Family-owned Slumberland Furniture is getting into the real estate business.
The 49-year-old company acquired a 122-acre Oakdale campus from Imation Corp., the struggling data-storage company that last week announced the sale of $21 million in assets, including its headquarters campus.
It looks like Slumberland got a pretty good deal for a 550,000-square-foot complex and an adjacent 70 acres of woods. Washington County property records show the parcel was acquired for $11.5 million. The land was assessed last year for tax purposes at $17.3 million.
In an interview, President Kenny Larson, 51, said Slumberland has outgrown two locations in nearby Little Canada where it runs its headquarters, distribution, marketing and other central-office functions. Larson said there will be no rush into the new space of what eventually will be 130 to 150 employees at the new Oakdale headquarters, probably by the second half of 2016.
“We’re going to hire a design firm,” he said. “There are several office areas we could move into. We’re going to take our time and get this right. We have been looking for awhile to get everyone together.”
Larson, who succeeded his dad, Ken Larson, as president in 2008, said a large portion of the Imation complex will continue to be leased by current tenants. The future of Imation at the site is unknown. The company did not return a phone call last week.
Slumberland employs 2,000 people at 125 stores in 12 states. It plans to open seven stores this year in Illinois, Wisconsin and Missouri. Larson said sales grew last year from corporate and franchised stores by about 5 percent to more than $400 million.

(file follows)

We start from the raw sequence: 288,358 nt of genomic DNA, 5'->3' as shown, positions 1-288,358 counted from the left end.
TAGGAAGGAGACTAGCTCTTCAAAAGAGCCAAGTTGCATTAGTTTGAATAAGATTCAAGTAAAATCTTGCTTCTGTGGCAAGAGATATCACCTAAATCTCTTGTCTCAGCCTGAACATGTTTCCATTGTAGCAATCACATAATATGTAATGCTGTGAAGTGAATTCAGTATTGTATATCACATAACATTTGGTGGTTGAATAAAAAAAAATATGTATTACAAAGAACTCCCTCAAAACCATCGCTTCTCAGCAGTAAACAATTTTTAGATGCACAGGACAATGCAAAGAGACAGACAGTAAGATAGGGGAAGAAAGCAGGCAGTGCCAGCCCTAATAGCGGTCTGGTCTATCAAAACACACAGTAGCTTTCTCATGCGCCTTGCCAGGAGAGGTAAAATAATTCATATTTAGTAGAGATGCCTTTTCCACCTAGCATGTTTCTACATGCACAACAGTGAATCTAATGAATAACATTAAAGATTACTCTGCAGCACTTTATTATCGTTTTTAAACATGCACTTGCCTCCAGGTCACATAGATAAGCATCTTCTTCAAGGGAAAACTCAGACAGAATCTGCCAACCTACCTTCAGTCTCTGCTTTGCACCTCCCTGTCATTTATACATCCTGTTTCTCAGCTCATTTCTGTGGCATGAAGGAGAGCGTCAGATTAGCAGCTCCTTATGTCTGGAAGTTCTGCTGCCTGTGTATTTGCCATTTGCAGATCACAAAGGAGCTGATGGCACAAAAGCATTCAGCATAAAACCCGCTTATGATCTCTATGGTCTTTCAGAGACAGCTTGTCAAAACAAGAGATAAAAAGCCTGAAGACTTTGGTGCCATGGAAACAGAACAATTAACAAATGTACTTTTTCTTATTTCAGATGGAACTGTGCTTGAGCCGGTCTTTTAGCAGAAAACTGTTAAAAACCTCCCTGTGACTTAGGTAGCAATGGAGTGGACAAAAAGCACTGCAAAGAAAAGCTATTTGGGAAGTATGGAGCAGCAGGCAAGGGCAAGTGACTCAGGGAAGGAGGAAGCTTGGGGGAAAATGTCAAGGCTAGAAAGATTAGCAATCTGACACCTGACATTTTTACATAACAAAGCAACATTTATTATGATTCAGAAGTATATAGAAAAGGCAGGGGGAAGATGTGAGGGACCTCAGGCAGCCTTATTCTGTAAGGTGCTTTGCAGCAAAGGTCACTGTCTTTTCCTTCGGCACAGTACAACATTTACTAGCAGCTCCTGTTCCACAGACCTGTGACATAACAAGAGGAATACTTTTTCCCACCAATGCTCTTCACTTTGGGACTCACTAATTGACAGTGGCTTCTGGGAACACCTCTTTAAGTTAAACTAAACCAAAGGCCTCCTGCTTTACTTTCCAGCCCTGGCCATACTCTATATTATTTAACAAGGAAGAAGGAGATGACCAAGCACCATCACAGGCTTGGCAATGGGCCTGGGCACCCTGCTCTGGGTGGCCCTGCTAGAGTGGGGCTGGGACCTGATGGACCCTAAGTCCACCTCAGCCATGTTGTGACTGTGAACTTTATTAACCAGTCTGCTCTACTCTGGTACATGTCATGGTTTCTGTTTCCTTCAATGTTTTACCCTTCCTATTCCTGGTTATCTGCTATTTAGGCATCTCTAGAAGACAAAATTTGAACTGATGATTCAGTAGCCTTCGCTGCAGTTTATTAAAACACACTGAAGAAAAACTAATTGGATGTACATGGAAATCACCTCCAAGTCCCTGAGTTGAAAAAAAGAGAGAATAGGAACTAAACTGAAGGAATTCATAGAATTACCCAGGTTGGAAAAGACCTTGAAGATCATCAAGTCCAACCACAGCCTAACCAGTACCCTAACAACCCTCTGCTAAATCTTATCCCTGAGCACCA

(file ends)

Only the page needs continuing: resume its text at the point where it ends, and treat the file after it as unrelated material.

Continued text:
“Slumberland is somewhat unique in that we started as a mattress specialty store and added other lines of furniture,” Larson said. “We’ve added bedroom, dining room and other furniture, but still have our core anchor of mattresses. Any good retailer has one product category that stands above everything else. We have spent a lot on supply-chain management. We do our marketing in house, including TV and preprint advertising.
Larson, who spent a couple of years elsewhere after graduating from business school, works with two brothers at Slumberland. Another brother and sister are not involved.
“There’s a lot of first-generation businesses that don’t make the transition, and I give a lot of credit to my dad,” Larson said. “He said success without ‘succession’ is not success. I just grew up in the business.”
Ken Larson, 73, and still active in Slumberland, was 25 when he opened the first Slumberland store in Richfield in 1967.
Another ‘solid year’ for Minnesota venture capital
The late-December closing on a $17 million round of venture capital for virtual-doctor-visit health company Zipnosis, also closed out a strong fourth quarter for Minnesota companies on the hunt for early-stage equity capital from institutional investors.
Mark Scholtes, who tracks venture capital in the region for PricewaterhouseCoopers, said there was more than $160 million in deal value announced by several companies in the fourth quarter. Yet 2015 is unlikely to surpass the $360 million raised in 2014, the best year since the Great Recession spooked investors in 2008-09. The final numbers won’t be released for a couple weeks in the year-end MoneyTree Report by PricewaterhouseCoopers (PwC).